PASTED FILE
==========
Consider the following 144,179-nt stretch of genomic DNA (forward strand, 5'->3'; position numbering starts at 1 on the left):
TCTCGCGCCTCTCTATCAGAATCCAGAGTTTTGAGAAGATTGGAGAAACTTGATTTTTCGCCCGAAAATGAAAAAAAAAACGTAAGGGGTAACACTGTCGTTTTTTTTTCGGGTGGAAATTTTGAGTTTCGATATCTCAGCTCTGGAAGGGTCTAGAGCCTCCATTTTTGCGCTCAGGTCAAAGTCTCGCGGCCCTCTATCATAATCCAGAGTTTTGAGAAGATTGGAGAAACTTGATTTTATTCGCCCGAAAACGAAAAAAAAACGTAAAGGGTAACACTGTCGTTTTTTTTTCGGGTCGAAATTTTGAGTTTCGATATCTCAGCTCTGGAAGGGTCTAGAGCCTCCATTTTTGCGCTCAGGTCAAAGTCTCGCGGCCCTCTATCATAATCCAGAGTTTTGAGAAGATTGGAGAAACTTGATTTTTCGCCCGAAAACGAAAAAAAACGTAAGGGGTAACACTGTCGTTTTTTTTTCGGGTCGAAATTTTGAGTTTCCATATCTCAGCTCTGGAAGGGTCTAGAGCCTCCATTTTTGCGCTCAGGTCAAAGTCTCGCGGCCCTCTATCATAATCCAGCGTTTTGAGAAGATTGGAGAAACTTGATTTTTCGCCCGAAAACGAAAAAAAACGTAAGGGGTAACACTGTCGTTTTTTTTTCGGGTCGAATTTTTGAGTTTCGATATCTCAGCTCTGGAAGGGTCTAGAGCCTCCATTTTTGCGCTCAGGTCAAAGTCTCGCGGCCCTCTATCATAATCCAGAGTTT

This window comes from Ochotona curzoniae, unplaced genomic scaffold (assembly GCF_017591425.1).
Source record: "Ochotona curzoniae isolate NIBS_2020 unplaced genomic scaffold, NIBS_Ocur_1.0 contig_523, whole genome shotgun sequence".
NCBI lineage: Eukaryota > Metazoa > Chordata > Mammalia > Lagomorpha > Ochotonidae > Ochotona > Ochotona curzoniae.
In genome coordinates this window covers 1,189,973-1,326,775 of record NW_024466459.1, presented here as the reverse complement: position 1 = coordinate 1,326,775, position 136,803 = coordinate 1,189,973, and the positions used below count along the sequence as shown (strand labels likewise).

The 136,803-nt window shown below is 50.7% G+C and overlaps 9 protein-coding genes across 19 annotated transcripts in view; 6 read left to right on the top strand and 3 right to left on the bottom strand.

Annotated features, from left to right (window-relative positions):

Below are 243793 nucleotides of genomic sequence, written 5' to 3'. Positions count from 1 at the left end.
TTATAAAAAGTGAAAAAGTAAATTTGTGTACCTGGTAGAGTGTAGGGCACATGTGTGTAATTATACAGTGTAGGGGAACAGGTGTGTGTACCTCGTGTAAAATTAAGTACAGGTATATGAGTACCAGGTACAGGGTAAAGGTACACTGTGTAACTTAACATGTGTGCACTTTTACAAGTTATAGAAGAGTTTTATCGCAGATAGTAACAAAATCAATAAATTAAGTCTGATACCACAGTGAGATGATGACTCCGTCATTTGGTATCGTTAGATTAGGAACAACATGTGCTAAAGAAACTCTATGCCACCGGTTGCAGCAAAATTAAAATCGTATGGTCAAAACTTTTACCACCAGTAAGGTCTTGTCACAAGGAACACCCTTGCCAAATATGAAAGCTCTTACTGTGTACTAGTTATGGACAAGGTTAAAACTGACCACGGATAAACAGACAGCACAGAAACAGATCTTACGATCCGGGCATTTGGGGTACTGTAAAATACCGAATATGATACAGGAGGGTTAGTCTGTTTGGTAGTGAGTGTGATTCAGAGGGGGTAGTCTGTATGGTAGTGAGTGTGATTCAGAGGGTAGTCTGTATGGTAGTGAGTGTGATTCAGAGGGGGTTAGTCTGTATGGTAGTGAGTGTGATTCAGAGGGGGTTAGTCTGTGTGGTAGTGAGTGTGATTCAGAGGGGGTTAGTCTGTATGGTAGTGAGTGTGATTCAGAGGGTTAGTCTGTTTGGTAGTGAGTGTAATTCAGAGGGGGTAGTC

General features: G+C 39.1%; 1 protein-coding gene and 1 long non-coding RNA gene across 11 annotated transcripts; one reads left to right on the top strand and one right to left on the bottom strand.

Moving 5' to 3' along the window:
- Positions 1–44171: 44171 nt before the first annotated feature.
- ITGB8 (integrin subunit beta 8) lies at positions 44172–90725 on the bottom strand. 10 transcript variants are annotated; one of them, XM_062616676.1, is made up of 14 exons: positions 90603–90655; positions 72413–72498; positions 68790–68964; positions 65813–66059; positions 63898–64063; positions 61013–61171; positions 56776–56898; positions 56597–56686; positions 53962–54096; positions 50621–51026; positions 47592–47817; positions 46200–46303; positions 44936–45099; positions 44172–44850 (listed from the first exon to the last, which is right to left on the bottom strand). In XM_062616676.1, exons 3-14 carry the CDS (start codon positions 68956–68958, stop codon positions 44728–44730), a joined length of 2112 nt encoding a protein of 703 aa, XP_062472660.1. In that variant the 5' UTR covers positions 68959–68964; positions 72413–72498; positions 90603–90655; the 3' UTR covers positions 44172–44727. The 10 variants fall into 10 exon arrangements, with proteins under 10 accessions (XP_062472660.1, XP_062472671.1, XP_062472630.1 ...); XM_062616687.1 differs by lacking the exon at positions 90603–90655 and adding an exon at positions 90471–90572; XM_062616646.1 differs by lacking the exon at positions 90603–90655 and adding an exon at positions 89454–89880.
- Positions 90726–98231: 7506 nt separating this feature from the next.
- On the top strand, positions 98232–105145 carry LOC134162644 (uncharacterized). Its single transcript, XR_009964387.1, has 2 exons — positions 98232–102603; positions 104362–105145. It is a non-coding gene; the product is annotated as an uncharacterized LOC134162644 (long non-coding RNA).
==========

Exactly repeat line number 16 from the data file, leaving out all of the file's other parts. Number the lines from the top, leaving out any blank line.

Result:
- On the top strand, positions 98232–105145 carry LOC134162644 (uncharacterized). Its single transcript, XR_009964387.1, has 2 exons — positions 98232–102603; positions 104362–105145. It is a non-coding gene; the product is annotated as an uncharacterized LOC134162644 (long non-coding RNA).